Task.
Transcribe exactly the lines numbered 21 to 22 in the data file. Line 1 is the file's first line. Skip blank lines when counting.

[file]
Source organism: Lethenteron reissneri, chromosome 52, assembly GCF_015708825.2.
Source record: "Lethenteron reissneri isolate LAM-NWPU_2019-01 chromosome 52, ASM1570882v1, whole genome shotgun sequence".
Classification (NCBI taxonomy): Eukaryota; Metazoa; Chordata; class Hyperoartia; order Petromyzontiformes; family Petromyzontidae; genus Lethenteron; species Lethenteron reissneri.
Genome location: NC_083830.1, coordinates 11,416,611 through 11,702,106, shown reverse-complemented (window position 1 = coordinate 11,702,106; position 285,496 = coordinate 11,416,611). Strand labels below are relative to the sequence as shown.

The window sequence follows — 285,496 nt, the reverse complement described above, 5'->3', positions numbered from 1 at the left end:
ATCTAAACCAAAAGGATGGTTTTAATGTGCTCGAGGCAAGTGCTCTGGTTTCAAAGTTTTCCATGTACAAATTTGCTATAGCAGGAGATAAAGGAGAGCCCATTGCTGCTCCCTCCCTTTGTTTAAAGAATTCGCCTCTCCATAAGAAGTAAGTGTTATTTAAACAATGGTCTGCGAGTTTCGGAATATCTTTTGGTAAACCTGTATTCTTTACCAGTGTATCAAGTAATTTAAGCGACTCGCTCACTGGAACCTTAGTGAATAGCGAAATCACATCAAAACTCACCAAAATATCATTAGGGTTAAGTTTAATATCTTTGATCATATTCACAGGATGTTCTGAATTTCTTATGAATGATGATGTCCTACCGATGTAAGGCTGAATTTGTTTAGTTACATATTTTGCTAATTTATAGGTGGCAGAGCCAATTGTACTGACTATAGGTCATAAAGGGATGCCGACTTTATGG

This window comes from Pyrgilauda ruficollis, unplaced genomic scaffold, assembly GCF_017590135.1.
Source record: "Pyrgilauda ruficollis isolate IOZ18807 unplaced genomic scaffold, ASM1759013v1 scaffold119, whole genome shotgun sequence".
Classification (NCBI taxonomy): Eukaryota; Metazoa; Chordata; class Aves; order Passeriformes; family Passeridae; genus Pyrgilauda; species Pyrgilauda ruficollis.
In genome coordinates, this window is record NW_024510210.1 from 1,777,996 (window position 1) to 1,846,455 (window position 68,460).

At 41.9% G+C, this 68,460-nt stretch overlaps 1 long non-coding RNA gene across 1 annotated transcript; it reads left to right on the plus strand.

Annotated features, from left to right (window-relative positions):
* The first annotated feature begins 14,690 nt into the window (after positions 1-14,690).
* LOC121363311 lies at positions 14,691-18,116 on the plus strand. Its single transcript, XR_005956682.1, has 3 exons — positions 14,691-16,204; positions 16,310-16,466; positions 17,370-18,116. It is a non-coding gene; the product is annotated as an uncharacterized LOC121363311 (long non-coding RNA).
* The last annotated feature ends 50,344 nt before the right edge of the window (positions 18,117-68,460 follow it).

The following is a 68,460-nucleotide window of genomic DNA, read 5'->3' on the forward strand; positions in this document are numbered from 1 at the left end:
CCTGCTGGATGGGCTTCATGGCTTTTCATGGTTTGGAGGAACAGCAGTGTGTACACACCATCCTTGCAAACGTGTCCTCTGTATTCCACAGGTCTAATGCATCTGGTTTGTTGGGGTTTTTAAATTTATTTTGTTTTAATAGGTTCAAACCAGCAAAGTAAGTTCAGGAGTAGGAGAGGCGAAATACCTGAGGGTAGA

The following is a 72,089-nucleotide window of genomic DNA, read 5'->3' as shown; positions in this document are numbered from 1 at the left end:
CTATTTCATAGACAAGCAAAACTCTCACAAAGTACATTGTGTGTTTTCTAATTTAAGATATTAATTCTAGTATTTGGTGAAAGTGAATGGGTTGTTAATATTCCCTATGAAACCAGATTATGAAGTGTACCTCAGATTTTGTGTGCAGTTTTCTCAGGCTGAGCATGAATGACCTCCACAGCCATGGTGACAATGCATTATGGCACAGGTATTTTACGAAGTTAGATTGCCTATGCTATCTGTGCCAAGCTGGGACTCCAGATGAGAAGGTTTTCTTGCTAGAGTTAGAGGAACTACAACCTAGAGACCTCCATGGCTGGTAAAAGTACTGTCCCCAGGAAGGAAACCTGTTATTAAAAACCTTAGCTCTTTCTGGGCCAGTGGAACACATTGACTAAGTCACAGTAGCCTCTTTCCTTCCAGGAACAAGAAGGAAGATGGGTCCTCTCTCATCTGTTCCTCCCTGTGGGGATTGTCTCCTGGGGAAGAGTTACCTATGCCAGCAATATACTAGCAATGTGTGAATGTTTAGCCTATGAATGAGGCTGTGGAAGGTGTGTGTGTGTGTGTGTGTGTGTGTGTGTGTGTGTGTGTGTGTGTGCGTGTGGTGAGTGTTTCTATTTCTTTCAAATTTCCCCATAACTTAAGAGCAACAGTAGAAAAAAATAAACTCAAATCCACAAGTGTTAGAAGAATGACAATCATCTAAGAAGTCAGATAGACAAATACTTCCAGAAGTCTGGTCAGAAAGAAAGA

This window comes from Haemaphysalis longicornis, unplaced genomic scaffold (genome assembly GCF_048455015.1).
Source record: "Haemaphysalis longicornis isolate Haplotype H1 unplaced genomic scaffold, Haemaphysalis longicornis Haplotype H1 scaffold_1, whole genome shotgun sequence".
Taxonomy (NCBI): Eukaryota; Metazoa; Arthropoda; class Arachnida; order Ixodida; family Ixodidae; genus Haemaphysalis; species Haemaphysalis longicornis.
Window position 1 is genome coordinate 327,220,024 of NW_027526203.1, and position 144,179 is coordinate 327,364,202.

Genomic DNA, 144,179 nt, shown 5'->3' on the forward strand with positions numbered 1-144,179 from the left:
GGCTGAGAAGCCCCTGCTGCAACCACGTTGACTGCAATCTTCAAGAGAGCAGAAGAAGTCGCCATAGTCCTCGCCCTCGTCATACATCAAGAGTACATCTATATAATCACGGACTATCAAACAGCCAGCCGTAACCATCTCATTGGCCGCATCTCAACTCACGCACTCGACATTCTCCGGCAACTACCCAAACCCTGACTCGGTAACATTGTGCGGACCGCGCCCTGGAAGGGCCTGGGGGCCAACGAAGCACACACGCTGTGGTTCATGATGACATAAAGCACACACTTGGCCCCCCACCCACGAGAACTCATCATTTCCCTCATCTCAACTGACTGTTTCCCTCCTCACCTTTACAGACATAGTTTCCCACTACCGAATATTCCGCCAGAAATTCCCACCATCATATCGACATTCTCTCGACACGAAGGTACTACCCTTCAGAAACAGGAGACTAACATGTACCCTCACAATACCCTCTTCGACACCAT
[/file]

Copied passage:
Source record: "Haemaphysalis longicornis isolate Haplotype H1 unplaced genomic scaffold, Haemaphysalis longicornis Haplotype H1 scaffold_1, whole genome shotgun sequence".
Taxonomy (NCBI): Eukaryota; Metazoa; Arthropoda; class Arachnida; order Ixodida; family Ixodidae; genus Haemaphysalis; species Haemaphysalis longicornis.